Are you too trusting? There's a tendency to provide full administrative rights to any and all IT staff who manage devices. This is risky, especially once the list of "privileged" personnel grows to a substantial size.
IT folks usually make device modifications individually as they see fit, and often with the best of intentions. They think, "This is a small change, it won't impact anything. I'll just make it myself and not wait for the maintenance window." But keeping the IT team in the dark increases potential for an undesirable ripple effect -- one misconfiguration can affect a multitude of devices.
Organizations need to give access based upon individual roles and responsibilities. These should all be documented and managed from a central console. Success here hinges on giving appropriate levels of access and system views to each member of the entire IT team but avoiding overextending.
Mistake 5: Ignore the Impact of Change on Neighboring Devices
Ignorance is not bliss. One of the most frequent IT gaffes is taking a narrow, device-centric view when configuring an individual network component. It's crucial to correctly implement and understand how each modification impacts neighboring devices and overall network health.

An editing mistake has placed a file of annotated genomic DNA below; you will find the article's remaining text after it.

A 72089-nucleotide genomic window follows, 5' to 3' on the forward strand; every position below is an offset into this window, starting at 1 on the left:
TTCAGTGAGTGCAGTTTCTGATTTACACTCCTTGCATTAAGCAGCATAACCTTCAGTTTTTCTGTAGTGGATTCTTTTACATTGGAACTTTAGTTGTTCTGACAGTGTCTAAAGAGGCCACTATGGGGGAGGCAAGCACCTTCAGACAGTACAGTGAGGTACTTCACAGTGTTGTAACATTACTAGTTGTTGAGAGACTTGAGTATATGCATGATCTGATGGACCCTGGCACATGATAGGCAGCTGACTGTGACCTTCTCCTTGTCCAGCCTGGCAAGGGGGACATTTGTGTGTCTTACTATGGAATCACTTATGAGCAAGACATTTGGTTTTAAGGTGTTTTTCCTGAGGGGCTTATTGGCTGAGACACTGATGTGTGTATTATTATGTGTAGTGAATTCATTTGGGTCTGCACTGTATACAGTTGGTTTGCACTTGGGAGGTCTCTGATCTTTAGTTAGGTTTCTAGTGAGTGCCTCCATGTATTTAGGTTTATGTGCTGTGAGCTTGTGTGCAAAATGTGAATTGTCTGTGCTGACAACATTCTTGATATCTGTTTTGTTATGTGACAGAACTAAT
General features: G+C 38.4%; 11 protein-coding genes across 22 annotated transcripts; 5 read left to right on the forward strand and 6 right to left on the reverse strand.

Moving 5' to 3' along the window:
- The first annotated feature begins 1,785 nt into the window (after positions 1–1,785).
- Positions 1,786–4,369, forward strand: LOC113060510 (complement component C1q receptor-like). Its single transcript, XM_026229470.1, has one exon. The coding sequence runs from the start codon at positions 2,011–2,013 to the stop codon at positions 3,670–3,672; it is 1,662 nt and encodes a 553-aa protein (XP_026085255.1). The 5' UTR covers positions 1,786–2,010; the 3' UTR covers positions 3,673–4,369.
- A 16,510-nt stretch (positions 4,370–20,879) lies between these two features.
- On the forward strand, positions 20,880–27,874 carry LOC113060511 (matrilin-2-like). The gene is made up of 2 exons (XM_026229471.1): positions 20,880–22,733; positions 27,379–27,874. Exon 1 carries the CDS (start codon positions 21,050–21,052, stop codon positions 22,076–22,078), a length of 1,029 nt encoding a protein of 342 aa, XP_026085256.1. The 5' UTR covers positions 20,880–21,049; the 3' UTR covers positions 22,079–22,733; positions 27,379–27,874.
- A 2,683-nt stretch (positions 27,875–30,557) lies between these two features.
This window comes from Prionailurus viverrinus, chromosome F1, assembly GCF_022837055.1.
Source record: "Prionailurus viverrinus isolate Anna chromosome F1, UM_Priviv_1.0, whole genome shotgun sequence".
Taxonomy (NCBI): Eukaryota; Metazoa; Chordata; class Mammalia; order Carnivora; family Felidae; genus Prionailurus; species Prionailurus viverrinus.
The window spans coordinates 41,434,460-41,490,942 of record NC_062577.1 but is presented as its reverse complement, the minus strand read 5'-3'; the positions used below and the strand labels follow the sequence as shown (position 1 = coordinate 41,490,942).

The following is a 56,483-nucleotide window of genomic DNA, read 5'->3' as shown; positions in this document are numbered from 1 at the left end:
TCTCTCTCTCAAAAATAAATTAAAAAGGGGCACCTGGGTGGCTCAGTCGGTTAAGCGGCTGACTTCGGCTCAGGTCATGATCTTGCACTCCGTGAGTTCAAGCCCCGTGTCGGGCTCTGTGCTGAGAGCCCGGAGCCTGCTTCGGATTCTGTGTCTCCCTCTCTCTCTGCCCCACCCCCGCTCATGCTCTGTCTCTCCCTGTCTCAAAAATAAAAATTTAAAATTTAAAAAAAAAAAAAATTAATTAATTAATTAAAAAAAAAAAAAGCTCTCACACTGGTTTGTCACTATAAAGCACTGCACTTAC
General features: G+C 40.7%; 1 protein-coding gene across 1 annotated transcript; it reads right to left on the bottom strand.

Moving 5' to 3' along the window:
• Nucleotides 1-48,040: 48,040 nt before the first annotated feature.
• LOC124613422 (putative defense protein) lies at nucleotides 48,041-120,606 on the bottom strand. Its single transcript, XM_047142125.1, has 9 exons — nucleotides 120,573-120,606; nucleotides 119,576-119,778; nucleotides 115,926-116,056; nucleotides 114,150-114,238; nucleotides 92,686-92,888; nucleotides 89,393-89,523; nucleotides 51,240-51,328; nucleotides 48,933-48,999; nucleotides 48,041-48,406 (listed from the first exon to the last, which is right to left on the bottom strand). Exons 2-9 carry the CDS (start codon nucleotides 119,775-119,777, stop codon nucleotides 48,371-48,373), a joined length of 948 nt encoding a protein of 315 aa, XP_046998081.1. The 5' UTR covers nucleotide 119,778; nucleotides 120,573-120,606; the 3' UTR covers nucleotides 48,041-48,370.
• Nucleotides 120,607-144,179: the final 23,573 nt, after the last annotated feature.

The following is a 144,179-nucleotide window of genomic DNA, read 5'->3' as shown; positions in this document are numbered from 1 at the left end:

For example, say there are several different help tickets. The respective issues are fixed, the necessary changes made, each modification is reviewed individually and appears fine. However, negative consequences can still be in store. One change can impact neighboring network devices, if the new configuration triggers a ripple effect that causes major problems as variations with users, applications or usage occur.
Instead of looking at devices in isolation, IT groups must view the impact of changes holistically, as well as on nearby devices. Note that using only a manual process, it's virtually impossible to determine the domino effect of a change across a complex, multi-device network. Successful organizations build automation into the process to identify potential issues before end users are affected.
Change is inevitable, but organizations can take control of it in a way that reduces risk. The key takeaways are to move away from a reactive, troubleshooting approach to network change and configuration -- toward a proactive monitoring one, that limits risk by minimizing human configuration errors and greatly reducing the time and effort required to isolate and correct problems.
When it comes to networking, what you don't know definitely can hurt you.
Don Pyle is chairman and CEO of Netcordia.